To procrastinate, or not to procrastinate?

Some pros and cons to every student’s frenemy

Scroll through a student’s newsfeed, and within seconds you’ll likely come across a status update bemoaning the vices of procrastination. According to business blogger Brandon Gaille, this putting off of one task in favour of doing something of lesser importance affects more than 20 per cent of the population. It’s virtually ubiquitous among millennials.

Procrastination is detrimental when it goes unrecognized as a coping mechanism for deeper rooted issues — like perfectionism, insecurity or apathy — but it can be put to good use.

Pro: Ideas get better with time.

When it comes to creative projects, inspiration, like good writing, typically goes through a few “drafts” before it is ready. Sitting on an idea may seem pointless, but taking a break and coming back with fresh eyes is crucial to the development process. Sometimes, the mind needs a change of scenery in order to see problems in a new light and find solutions.

Con: Good ideas take time to realize.

Starting on something too close to the deadline leaves little margin for error, troubleshooting, or refinement. An ambitious project is bound to run into problems, or require a few additional steps along the way. Without ample time, it may fall short of the original vision.

Pro: Pressure aids productivity.

The adrenaline of an impending due date supplies extra oxygen to the brain, allowing it to operate more quickly. On deadline, our body’s natural survival instincts can curb those perfectionist tendencies and finish a paper more quickly and efficiently. Certain people are wired to perform better under pressure and produce a better result for it.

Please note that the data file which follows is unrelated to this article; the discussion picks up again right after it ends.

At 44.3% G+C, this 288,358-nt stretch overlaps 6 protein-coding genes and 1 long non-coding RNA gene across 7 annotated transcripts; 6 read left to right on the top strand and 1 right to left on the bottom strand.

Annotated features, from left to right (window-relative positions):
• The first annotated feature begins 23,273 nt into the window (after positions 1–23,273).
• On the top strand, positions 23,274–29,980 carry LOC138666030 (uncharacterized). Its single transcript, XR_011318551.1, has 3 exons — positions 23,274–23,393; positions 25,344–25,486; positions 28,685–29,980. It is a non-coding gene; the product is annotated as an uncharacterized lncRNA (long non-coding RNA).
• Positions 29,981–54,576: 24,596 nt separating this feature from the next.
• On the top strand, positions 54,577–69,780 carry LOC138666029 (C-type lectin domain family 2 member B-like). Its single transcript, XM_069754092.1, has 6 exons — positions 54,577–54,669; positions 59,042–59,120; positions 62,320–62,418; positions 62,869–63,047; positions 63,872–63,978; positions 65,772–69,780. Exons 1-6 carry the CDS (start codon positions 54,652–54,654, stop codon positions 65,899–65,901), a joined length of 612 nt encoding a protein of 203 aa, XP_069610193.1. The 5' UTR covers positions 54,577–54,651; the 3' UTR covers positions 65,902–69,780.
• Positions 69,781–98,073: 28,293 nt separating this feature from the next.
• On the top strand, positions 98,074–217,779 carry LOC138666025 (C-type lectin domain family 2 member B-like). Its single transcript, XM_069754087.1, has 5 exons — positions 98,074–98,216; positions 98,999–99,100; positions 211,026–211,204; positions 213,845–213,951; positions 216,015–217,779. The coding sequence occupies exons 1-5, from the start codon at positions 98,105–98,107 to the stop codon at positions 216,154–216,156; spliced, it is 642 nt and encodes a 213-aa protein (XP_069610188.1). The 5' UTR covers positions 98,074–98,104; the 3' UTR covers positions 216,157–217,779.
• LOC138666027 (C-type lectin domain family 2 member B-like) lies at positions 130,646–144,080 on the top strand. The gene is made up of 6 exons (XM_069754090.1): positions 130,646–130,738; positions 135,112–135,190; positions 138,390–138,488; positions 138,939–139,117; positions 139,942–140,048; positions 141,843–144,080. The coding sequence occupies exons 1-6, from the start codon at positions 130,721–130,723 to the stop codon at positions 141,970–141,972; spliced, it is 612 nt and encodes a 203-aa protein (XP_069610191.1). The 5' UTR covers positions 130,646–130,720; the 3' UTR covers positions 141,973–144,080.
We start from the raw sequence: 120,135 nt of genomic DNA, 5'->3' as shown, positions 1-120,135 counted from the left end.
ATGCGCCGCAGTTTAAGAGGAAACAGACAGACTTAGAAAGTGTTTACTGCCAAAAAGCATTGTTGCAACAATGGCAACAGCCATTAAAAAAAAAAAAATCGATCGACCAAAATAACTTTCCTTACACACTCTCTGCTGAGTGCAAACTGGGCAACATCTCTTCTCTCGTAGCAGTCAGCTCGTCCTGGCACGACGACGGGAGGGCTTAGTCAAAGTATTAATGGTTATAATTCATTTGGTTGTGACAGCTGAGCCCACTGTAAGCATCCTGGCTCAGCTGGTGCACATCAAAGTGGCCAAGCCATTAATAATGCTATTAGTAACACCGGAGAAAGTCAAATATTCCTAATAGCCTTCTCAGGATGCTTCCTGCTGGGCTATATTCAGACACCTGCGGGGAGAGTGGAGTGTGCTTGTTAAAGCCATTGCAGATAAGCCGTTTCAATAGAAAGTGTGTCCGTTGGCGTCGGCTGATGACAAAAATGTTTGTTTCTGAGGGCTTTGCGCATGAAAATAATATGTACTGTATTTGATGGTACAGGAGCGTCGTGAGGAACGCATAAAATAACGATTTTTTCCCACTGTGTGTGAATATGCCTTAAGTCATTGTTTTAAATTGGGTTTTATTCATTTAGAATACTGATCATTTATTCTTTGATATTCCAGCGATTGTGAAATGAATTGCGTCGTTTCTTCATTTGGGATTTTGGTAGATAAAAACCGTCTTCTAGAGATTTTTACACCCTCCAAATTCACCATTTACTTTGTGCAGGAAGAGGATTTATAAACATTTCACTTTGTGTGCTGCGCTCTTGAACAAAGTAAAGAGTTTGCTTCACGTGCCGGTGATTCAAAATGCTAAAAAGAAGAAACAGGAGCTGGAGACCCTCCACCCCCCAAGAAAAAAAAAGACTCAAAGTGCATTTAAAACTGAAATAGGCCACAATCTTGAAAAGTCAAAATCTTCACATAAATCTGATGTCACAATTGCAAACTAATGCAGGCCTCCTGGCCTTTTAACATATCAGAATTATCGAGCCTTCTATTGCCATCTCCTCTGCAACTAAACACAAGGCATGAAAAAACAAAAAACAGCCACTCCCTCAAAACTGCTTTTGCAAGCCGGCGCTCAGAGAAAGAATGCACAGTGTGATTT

Con: Excessive stress is physically and mentally damaging.

Doing everything at the last minute can be overwhelming. When work piles up, the accompanying stress throws off our diet, sleep patterns, and immune system, leading to hormonal imbalances or anxiety. Giving in to procrastination also weakens our self-control and encourages the brain to make impulsive decisions.

Pro: Procrastination gets other things done.

Unproductivity is not always the default mode. Often times, when avoiding homework, completing smaller mundane tasks, such as reading e-mails or washing the dishes, become the distraction. Then, once a few things are checked off the to-do list, there is motivation to keep going.

Con: Procrastination can become a bad habit.

Like trying to stop at watching just one episode of an exciting TV show, controlling the length and frequency of study breaks can be challenging. Procrastination quickly becomes a necessary step in the process of doing work. When it trickles into other areas of our lives, such as making appointments, or filing taxes, the consequences could be more significant.

Photo (FlickrCC) by Brianna Saba.

Originally published in Issue 19 of Converge Magazine.